Cardiovascular imaging plays an essential role in the practice of cardiology. Technological advancements in ultrasound imaging have allowed the miniaturization of ultrasound units, making them portable enough to be carried to remote communities. Echocardiography enables visualization of the heart directly in real time using ultrasound, providing instantaneous assessment of the myocardium, cardiac chambers, valves, pericardium, and great vessels.
Two research studies were published recently in JACC (Journal of the American College of Cardiology): Cardiovascular Imaging that provides a randomized comparison of time to diagnosis with standard of care referral approach. In the first study, echocardiography researchers successfully performed ultrasound exams using a robotic arm controlled via the internet on patients located at remote locations. This robotic ultrasound exam of a person’s carotid artery in their neck was completed in just four minutes.
According to Partho Sengupta, director of cardiac ultrasound research at Icahn School of Medicine at Mount Sinai in New York, “Our successful experiment opens up a new frontier for the use of remote, robotic ultrasound imaging that could potentially be more efficient and cost-effective overall for healthcare access and delivery.”
In the second study, nineteen patients were randomized to remote consultation and imaging, and nineteen to the standard of care consultation. Study results show that the total diagnostic process time was significantly reduced from 114 to 27 days in those patients receiving remote consultation. Also, the patient’s wait time until obtaining a specialist consultation was reduced from 86 to 12 days, with 95 percent of remote consult patients claiming remote consult to be a superior strategy. Patients said that the remote consultation strategy offered an increased rapidity of diagnosis and the likelihood of receiving faster management compared to the standard of care at the primary healthcare center.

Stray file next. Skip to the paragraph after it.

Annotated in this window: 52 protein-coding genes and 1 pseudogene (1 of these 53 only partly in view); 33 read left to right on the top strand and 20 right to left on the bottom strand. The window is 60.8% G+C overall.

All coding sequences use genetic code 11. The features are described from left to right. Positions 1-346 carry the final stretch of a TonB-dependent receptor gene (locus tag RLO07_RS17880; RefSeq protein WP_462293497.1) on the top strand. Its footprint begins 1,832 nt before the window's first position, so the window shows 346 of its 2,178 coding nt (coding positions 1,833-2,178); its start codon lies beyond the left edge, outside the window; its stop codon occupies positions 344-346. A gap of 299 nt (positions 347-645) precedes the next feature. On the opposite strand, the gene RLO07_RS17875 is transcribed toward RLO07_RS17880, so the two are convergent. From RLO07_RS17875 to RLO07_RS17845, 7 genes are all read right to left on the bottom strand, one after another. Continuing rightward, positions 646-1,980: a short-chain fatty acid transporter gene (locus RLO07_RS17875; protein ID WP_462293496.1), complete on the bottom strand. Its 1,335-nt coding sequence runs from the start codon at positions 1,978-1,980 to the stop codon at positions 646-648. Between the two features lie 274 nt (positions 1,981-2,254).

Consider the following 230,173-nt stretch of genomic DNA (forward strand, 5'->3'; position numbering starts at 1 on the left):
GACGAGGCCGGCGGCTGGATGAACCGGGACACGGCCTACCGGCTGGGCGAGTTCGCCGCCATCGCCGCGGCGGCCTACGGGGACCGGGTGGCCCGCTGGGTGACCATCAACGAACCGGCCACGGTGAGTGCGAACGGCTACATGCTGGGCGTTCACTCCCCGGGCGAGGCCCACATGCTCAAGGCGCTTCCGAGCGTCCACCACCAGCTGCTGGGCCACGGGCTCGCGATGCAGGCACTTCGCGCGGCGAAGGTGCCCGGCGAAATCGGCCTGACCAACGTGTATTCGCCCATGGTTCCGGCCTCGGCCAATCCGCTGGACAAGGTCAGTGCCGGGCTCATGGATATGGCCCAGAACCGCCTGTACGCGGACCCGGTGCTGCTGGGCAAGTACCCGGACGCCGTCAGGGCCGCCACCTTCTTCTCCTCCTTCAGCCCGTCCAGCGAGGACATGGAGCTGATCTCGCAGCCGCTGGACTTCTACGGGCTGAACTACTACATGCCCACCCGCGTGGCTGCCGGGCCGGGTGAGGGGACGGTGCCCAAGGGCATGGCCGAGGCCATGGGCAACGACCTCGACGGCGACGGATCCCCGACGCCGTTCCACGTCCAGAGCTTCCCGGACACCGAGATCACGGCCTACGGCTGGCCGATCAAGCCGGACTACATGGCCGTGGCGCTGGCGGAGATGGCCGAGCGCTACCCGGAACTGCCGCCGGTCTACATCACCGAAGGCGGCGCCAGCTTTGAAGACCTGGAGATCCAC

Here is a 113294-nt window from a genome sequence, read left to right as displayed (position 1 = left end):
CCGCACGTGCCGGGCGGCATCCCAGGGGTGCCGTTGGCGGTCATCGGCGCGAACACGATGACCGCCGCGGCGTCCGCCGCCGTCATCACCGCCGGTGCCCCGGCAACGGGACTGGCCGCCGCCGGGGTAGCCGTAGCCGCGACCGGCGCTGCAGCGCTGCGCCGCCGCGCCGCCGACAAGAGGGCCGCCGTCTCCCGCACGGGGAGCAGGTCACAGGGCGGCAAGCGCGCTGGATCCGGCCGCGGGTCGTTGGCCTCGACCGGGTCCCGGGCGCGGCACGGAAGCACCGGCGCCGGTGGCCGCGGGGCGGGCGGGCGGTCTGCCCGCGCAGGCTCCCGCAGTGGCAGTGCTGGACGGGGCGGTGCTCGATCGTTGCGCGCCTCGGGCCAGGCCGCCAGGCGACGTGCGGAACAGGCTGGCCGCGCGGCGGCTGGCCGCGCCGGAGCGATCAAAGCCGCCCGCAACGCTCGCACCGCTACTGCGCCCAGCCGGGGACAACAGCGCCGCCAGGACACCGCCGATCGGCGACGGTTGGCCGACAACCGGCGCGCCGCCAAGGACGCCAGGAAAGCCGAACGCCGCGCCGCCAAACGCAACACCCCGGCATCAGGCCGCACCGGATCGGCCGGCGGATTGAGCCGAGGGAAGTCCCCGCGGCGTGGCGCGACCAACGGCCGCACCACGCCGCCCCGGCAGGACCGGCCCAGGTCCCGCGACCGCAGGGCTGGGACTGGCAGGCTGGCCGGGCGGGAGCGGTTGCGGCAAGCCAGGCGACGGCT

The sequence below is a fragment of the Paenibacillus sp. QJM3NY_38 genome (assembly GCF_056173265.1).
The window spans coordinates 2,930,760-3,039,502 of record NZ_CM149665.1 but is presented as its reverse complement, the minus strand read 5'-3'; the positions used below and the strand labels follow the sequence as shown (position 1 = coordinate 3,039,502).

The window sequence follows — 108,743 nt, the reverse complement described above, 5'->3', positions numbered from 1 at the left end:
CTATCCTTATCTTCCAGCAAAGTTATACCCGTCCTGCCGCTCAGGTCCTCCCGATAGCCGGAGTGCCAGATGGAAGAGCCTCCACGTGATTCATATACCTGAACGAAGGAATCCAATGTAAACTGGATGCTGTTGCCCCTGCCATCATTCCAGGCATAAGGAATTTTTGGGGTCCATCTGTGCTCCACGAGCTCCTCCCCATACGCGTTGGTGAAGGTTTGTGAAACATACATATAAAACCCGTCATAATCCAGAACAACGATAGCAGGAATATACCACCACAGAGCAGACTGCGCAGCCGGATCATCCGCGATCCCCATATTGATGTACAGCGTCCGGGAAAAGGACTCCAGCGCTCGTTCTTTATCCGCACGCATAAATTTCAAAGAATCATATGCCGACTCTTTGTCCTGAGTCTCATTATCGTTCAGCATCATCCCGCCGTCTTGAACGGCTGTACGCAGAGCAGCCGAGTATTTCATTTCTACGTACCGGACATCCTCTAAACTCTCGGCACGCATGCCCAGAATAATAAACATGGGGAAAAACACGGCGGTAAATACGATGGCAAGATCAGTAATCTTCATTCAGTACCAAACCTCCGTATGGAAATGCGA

The team was also able to establish a safe and efficient e-health solution to improve the comprehensive, convenient examination of suspected heart failure patients in a rural community.
Individual carriers may have their own requirements in reporting ultrasound procedures – such as to document the report on a separate piece of paper in the patient’s chart or note them separately in the office notes or operative notes. Often diagnostic ultrasound procedures should be summarized in a separate, written paragraph. The results must be documented in the patient’s chart with any permanently recorded images with measurements. Codes used may include:
6A750Z5 – Ultrasound Therapy of Heart, Single
00.02 – Therapeutic ultrasound of heart
It should be noted that in the medical bills that cardiologists submit for reimbursement, cardiac imaging is not indicated if the results will not affect patient management decisions.